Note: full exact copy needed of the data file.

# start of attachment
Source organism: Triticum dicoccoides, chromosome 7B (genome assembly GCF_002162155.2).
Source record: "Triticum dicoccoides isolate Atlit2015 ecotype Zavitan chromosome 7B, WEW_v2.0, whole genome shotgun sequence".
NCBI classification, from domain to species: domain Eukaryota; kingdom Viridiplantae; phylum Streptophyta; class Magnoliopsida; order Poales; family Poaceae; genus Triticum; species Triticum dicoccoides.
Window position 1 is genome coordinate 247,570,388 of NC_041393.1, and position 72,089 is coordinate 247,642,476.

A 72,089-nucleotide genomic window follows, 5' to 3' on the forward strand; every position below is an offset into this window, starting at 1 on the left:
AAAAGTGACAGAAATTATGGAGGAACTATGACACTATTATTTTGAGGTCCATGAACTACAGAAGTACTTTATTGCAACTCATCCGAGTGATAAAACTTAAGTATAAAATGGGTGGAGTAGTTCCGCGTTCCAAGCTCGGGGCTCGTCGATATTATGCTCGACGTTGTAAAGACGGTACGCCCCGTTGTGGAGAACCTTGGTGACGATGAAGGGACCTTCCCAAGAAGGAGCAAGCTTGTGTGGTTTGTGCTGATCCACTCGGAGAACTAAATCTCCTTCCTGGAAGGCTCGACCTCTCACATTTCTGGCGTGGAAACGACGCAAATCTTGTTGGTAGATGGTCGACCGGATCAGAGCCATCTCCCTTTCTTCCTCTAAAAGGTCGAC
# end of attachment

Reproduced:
Source organism: Triticum dicoccoides, chromosome 7B (genome assembly GCF_002162155.2).
Source record: "Triticum dicoccoides isolate Atlit2015 ecotype Zavitan chromosome 7B, WEW_v2.0, whole genome shotgun sequence".
NCBI classification, from domain to species: domain Eukaryota; kingdom Viridiplantae; phylum Streptophyta; class Magnoliopsida; order Poales; family Poaceae; genus Triticum; species Triticum dicoccoides.
Window position 1 is genome coordinate 247,570,388 of NC_041393.1, and position 72,089 is coordinate 247,642,476.

A 72,089-nucleotide genomic window follows, 5' to 3' on the forward strand; every position below is an offset into this window, starting at 1 on the left:
AAAAGTGACAGAAATTATGGAGGAACTATGACACTATTATTTTGAGGTCCATGAACTACAGAAGTACTTTATTGCAACTCATCCGAGTGATAAAACTTAAGTATAAAATGGGTGGAGTAGTTCCGCGTTCCAAGCTCGGGGCTCGTCGATATTATGCTCGACGTTGTAAAGACGGTACGCCCCGTTGTGGAGAACCTTGGTGACGATGAAGGGACCTTCCCAAGAAGGAGCAAGCTTGTGTGGTTTGTGCTGATCCACTCGGAGAACTAAATCTCCTTCCTGGAAGGCTCGACCTCTCACATTTCTGGCGTGGAAACGACGCAAATCTTGTTGGTAGATGGTCGACCGGATCAGAGCCATCTCCCTTTCTTCCTCTAAAAGGTCGAC